When Nora felt some of the others looking in her direction, she smiled. They lost interest. Then, overhead there suddenly flew a jet … then another. At first, it reminded Nora of the Founders’ Day celebration. But then, the smell from the exhaust became a bit suffocating, especially in the heat. A thick haze seemed to settle over the field. Nora began to be overtaken with dry coughs; that additional misfortune was it for her.
“I’ve seen enough.” Nora announced as she started to walk off the field.
Moments later, she heard footsteps behind her. Then, the sound of the planes became louder than before — and that noise had been pretty loud. In fact, it was so loud that it hurt Nora’s ears. She clasped her ears with her hands. And yet, it did little to block out the ferocious rumbling. Seconds later, there was an explosion, a sensation of heat, and the sound of screaming. The screaming seemed to come from the girls surrounding Nora.
Nora turned around, fearing the worst. Since all of the girls had started to make their way off the field before the explosion, they seemed fine. It turned out to be one of the planes that caused the explosion. It had crashed into a storage shed by the control tower on the other side of the field.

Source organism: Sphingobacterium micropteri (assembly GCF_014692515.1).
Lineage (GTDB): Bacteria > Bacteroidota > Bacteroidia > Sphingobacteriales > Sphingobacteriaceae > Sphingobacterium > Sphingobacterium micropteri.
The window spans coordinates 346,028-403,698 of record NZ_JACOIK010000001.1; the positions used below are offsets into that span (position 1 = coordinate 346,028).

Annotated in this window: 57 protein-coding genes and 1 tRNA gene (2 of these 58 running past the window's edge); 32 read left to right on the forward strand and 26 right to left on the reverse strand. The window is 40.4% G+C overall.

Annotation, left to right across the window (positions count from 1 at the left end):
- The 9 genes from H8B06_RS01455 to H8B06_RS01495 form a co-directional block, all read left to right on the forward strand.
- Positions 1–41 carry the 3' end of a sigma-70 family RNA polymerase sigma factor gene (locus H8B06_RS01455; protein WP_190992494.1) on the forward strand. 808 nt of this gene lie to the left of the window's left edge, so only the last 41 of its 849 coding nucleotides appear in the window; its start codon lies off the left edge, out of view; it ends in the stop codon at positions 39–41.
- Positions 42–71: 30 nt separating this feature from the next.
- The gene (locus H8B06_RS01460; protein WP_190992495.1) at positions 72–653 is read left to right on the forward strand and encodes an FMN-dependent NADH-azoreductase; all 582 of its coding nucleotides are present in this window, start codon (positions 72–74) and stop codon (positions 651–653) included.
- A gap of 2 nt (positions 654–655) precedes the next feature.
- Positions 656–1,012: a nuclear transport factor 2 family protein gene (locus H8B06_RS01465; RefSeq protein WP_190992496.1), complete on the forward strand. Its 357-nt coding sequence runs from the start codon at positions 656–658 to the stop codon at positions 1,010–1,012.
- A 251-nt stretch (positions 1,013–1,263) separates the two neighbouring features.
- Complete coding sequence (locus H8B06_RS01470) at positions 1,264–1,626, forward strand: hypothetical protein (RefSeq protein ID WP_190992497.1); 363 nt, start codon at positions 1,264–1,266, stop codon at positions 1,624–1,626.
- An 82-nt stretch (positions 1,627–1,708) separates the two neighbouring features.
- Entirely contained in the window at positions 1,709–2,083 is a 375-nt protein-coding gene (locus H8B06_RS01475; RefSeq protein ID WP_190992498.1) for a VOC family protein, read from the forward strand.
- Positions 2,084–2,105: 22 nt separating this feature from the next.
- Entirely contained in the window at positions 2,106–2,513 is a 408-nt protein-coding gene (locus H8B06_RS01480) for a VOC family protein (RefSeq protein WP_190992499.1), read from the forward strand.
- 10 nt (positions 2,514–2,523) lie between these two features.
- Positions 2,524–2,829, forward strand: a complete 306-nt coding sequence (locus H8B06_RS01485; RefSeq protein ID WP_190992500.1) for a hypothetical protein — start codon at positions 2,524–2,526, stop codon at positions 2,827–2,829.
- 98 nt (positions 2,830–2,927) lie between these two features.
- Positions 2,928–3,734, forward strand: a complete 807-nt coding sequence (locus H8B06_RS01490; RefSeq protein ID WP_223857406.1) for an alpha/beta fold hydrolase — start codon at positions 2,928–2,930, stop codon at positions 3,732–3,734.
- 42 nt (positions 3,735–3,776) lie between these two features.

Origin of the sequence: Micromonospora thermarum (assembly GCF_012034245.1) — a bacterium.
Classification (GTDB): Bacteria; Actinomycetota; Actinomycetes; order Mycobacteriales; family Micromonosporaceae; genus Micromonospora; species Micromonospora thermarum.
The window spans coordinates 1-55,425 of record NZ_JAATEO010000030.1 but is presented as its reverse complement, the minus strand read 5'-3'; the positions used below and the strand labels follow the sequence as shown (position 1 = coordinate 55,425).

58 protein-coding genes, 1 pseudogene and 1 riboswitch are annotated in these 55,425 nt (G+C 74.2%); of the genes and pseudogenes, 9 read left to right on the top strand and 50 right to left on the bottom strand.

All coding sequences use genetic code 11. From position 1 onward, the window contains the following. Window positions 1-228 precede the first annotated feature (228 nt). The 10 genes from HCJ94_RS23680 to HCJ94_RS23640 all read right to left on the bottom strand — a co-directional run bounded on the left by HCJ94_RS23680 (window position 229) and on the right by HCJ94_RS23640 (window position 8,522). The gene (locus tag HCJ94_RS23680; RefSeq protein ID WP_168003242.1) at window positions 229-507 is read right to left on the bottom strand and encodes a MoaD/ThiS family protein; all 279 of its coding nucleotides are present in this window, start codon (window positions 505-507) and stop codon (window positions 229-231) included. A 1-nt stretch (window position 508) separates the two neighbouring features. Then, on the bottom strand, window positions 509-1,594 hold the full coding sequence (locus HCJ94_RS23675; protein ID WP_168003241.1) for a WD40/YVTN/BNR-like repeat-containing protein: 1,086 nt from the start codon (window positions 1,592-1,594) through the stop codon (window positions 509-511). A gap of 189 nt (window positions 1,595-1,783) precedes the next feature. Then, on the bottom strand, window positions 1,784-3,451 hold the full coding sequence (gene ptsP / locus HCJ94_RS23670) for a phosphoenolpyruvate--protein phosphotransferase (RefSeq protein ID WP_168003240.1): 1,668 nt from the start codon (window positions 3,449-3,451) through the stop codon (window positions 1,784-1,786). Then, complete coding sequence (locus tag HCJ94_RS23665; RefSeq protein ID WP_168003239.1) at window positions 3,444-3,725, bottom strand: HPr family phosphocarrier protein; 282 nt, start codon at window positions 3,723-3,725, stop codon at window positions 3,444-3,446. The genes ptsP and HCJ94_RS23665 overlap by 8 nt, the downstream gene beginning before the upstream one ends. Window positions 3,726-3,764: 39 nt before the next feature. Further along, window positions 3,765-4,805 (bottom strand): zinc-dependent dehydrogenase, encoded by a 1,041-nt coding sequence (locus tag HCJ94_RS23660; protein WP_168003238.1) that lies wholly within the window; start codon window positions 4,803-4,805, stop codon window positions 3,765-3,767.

But as happy as she was to see that the girls she was with weren’t injured, it occurred to Nora that someone was most likely dead. Anyone who remained in that plane couldn’t be alive, not after that crash. Nora watched as the men and women who worked at the facility slowly began to gather together in order to extinguish the fire. Nora seemed mesmerized by the scene at first. Gradually, however, the wind began to shift, and the suffocating smoke headed in her direction. The fumes from the burning jet fuel began to choke Nora; it seemed to scorch her throat.
“I need to get out of here.” Nora coughed to herself.
As Nora began to walk away, she was surprised to find she couldn’t hear the others following her. Then again, maybe the ringing in her ears was loud enough that she wasn’t able to hear them behind her anymore. She cast a look back toward them. Then, they suddenly started heading her way again. Suddenly, she and the others seemed to instinctively hold the top of their shirts over their mouths as they rushed back to their dorm — possibly the action was the result of a memory of fire drills from their elementary years. On the other hand, it was possible none of the others had gone to school. So, more than likely, they were just following her lead. Since Nora sincerely doubted they were merely being considerate and were waiting for her in the field, there had to be another reason why they seemed to be incapable of initiating any action. After all, most of them were strangers. So, instead, Nora figured they were most likely in shock.
“How sad.” a girl named Tracy wheezed. “What a terrible accident!”
“If it was an accident …” Elsie scoffed.
Everyone looked at Elsie.
“You can’t say it hasn’t occurred before or won’t happen again. One way or the other; isn’t it the same thing — death?”